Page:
Volvo Ocean Race finale may yet have dashing prince as guest

Race patron Prince Carl Philip tells Galway veteran ‘I’ll be in Galway for finale’

Prince Carl Philip pictured with Galway veteran William Raftery in Stockholm last week.

Prince Carl Philip pictured with Galway veteran William Raftery in Stockholm last week.

Galway may yet have a dashing royal prince at the finale of the Volvo Ocean Race in a few weeks time after one of Europe’s most daring royals told a Galwayman that he will be in the city for the finale of the race.

Sweden’s Prince Carl Philip, who is listed in the top five of the world’s most attractive male royals is the patron of the Volvo Ocean Race and attended the start of the race in Alicante last year. Last week at a function in Stockholm to honour former members of the military who had served with the UN Peacekeeping forces in the Congo in 1960, the Prince told Galway ex-soldier William Raftery that he will be coming to Galway for the race finish.

A spokeswoman for the royal palace in Stockholm told the Advertiser last night that while details of his calendar are yet to be finalised, an announcement on a Galway visit will not be made until next week. She said however, that she would “not be at all surprised” if a visit to Galway is on the cards for the sport-loving daring prince who is a motor sports enthuisiast.

However, Prince Carl Philip revealed to Renmore resident and former Battalion Officer William Raftery in Stockholm last week that he will be here for the race finish.

Former Officer Raftery (80 ) served in the 33rd Battalion in the Congo in 1960 and witnessed the horrors of the Niemba ambush. His photographs form much of the official record of the ambush in which nine men were killed, when they were attacked by 100 members of the Baluba tribe. He was chosen to travel to the military ceremony in Stockholm because a Swedish soldier Stig Von Bayer, who had acted as interpreter for the UN troops in the Congo, was being honoured by the Swedish Armed Forces and by Prince Carl Philip.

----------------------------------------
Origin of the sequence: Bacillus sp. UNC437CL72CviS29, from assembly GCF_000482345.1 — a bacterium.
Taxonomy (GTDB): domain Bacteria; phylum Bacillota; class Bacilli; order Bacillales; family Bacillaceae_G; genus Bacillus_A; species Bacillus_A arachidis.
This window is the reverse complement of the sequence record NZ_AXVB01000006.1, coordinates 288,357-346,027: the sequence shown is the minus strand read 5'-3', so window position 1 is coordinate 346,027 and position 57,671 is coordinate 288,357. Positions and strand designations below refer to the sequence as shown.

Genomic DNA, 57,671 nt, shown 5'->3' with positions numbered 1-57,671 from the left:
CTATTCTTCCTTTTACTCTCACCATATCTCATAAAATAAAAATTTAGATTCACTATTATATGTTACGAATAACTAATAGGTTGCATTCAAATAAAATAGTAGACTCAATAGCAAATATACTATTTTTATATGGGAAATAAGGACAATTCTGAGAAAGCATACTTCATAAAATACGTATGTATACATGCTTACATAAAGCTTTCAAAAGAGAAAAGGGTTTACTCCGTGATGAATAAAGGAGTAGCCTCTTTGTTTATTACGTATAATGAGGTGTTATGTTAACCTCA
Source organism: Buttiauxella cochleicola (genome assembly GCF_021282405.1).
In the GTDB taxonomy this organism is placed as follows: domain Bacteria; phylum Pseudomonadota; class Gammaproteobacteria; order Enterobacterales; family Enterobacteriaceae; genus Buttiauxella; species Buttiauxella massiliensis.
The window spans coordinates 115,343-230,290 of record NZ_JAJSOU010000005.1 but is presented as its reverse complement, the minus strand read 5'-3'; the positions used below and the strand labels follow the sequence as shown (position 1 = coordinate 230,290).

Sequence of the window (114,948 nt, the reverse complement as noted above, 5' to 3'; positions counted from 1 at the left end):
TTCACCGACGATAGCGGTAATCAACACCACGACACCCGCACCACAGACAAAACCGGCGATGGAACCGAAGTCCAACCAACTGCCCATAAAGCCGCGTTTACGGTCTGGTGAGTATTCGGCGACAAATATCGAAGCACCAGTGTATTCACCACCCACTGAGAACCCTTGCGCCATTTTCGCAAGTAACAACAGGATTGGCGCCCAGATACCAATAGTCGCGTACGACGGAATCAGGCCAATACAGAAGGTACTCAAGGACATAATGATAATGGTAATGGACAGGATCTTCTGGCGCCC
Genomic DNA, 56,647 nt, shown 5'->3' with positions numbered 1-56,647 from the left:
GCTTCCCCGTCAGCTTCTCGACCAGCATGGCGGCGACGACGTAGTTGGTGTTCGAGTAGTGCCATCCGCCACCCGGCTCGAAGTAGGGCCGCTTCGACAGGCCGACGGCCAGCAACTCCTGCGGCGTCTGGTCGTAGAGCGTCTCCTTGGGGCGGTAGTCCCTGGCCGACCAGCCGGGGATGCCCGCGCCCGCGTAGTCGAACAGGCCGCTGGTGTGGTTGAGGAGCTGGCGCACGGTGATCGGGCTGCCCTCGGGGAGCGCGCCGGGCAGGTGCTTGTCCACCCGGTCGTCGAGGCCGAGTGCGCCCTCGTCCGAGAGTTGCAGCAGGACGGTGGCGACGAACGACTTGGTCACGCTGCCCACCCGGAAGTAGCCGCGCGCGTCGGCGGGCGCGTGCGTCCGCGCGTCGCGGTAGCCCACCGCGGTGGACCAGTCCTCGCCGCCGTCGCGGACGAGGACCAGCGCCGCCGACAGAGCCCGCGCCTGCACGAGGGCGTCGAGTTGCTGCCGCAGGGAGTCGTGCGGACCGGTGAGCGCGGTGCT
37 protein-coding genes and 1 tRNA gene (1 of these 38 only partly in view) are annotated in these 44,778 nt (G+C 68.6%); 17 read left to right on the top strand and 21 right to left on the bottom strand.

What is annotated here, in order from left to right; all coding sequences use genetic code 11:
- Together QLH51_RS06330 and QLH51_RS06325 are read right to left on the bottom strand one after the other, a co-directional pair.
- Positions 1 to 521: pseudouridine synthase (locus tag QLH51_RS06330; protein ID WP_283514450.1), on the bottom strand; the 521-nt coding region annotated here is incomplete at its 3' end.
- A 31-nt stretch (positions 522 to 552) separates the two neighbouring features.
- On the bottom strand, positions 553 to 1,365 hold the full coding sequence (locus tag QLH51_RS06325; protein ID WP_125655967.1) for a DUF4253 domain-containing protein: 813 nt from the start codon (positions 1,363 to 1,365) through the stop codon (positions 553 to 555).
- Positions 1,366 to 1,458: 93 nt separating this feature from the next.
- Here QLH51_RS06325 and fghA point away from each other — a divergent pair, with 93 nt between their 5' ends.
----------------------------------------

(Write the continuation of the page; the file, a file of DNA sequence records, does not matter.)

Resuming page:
Fortmer officer Raftery, who was one of two Irish veterans to travel to Sweden, presented the head of the forces with a local book Traditional Boatbuilding In Ireland, after which he was presented to Prince Carl Philip. He told the Advertiser that he was surprised to discover that he was talking to the official patron of the Volvo Ocean Race.

“I told him where I was from and said to him, you should come to Galway some time. The Volvo Ocean Race is finishing here next month, to which he replied, ‘oh, but I will be there as I am patron of the race and attended the start in Alicante.”

Hopes of a royal visitor at the race finale were seemingly dashed two months ago when a visit by Britain’s Prince Harry as announced by a city councillor was revealed to have been an elaborate hoax after it was printed and broadcast across local and national media. However, the Swedish prince is an adequate replacement. The 33-year-old is the only son and the second of three children of King Carl XVI Gustaf and Queen Silvia of Sweden. Born Crown Prince of Sweden, he retained his title and first place in succession for seven months until January 1, 1980 when he was stripped of both by a change in the Act of Succession to introduce absolute primogeniture. Currently Prince Carl Philip is third in the line of succession, after his older sister, Crown Princess Victoria and her daughter Princess Estelle, Duchess of Östergötland.

He is keen on sport and athletics, especially football, swimming, and skiing. In 2003, he completed the historic Swedish "Vasaloppet", the longest cross country ski race in the world. Carl Philip also enjoys car racing, a passion he inherited from his great-uncle Prince Bertil, and has a licence to compete. Currently Prince Carl Philip is taking part in the racing series Porsche Carrera Cup Scandinavia in a Porsche 911 GT3.

In 2008 the prince was included as ninth on Forbes magazine's list of "The 20 Hottest Young Royals"

He undertakes royal duties on behalf of his father, King Carl XVI Gustaf and has acted as royal representative in the absence of his father and his older sister, Crown Princess Victoria.

The official Volvo Ocean Race office in London said last night that they cannot as yet officially confirm if its patron will be Galway for the finale but it is hopeful he will be present for what is turning out to be a fascinating race.

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